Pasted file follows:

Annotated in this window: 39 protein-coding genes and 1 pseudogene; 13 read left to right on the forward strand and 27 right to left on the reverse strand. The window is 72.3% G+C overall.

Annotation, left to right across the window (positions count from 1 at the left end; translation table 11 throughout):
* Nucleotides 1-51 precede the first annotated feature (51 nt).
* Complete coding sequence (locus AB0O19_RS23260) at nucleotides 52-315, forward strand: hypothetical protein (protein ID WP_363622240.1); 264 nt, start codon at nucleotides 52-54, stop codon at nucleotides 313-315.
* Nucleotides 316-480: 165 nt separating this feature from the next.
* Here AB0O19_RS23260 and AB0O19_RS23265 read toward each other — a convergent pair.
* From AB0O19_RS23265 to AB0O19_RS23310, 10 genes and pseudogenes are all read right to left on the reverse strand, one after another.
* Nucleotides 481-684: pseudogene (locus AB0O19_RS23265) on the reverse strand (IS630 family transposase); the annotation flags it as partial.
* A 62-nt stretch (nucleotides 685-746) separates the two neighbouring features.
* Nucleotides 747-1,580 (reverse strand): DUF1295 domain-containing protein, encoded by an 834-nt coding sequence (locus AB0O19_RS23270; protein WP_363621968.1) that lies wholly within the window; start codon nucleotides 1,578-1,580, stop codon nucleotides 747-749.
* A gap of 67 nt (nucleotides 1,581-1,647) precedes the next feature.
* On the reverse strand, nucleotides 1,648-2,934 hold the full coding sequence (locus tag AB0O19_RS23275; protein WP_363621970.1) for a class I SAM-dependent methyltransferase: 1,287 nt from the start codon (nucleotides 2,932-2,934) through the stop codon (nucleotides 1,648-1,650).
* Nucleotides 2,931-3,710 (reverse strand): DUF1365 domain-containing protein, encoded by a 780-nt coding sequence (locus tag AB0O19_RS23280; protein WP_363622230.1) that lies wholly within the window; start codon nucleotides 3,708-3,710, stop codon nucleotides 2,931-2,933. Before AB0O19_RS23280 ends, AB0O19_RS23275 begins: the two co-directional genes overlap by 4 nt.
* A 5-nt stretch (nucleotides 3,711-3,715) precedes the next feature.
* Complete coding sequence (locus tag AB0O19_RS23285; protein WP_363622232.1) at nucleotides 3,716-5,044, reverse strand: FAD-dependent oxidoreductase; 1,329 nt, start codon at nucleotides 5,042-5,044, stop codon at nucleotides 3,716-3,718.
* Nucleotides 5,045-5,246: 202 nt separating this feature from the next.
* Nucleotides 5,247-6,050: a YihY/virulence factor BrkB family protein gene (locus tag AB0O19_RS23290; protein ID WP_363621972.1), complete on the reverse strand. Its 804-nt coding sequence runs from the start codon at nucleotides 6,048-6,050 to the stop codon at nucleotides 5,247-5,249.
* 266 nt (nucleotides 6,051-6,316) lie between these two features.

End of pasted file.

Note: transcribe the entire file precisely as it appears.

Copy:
Annotated in this window: 39 protein-coding genes and 1 pseudogene; 13 read left to right on the forward strand and 27 right to left on the reverse strand. The window is 72.3% G+C overall.

Annotation, left to right across the window (positions count from 1 at the left end; translation table 11 throughout):
* Nucleotides 1-51 precede the first annotated feature (51 nt).
* Complete coding sequence (locus AB0O19_RS23260) at nucleotides 52-315, forward strand: hypothetical protein (protein ID WP_363622240.1); 264 nt, start codon at nucleotides 52-54, stop codon at nucleotides 313-315.
* Nucleotides 316-480: 165 nt separating this feature from the next.
* Here AB0O19_RS23260 and AB0O19_RS23265 read toward each other — a convergent pair.
* From AB0O19_RS23265 to AB0O19_RS23310, 10 genes and pseudogenes are all read right to left on the reverse strand, one after another.
* Nucleotides 481-684: pseudogene (locus AB0O19_RS23265) on the reverse strand (IS630 family transposase); the annotation flags it as partial.
* A 62-nt stretch (nucleotides 685-746) separates the two neighbouring features.
* Nucleotides 747-1,580 (reverse strand): DUF1295 domain-containing protein, encoded by an 834-nt coding sequence (locus AB0O19_RS23270; protein WP_363621968.1) that lies wholly within the window; start codon nucleotides 1,578-1,580, stop codon nucleotides 747-749.
* A gap of 67 nt (nucleotides 1,581-1,647) precedes the next feature.
* On the reverse strand, nucleotides 1,648-2,934 hold the full coding sequence (locus tag AB0O19_RS23275; protein WP_363621970.1) for a class I SAM-dependent methyltransferase: 1,287 nt from the start codon (nucleotides 2,932-2,934) through the stop codon (nucleotides 1,648-1,650).
* Nucleotides 2,931-3,710 (reverse strand): DUF1365 domain-containing protein, encoded by a 780-nt coding sequence (locus tag AB0O19_RS23280; protein WP_363622230.1) that lies wholly within the window; start codon nucleotides 3,708-3,710, stop codon nucleotides 2,931-2,933. Before AB0O19_RS23280 ends, AB0O19_RS23275 begins: the two co-directional genes overlap by 4 nt.
* A 5-nt stretch (nucleotides 3,711-3,715) precedes the next feature.
* Complete coding sequence (locus tag AB0O19_RS23285; protein WP_363622232.1) at nucleotides 3,716-5,044, reverse strand: FAD-dependent oxidoreductase; 1,329 nt, start codon at nucleotides 5,042-5,044, stop codon at nucleotides 3,716-3,718.
* Nucleotides 5,045-5,246: 202 nt separating this feature from the next.
* Nucleotides 5,247-6,050: a YihY/virulence factor BrkB family protein gene (locus tag AB0O19_RS23290; protein ID WP_363621972.1), complete on the reverse strand. Its 804-nt coding sequence runs from the start codon at nucleotides 6,048-6,050 to the stop codon at nucleotides 5,247-5,249.
* 266 nt (nucleotides 6,051-6,316) lie between these two features.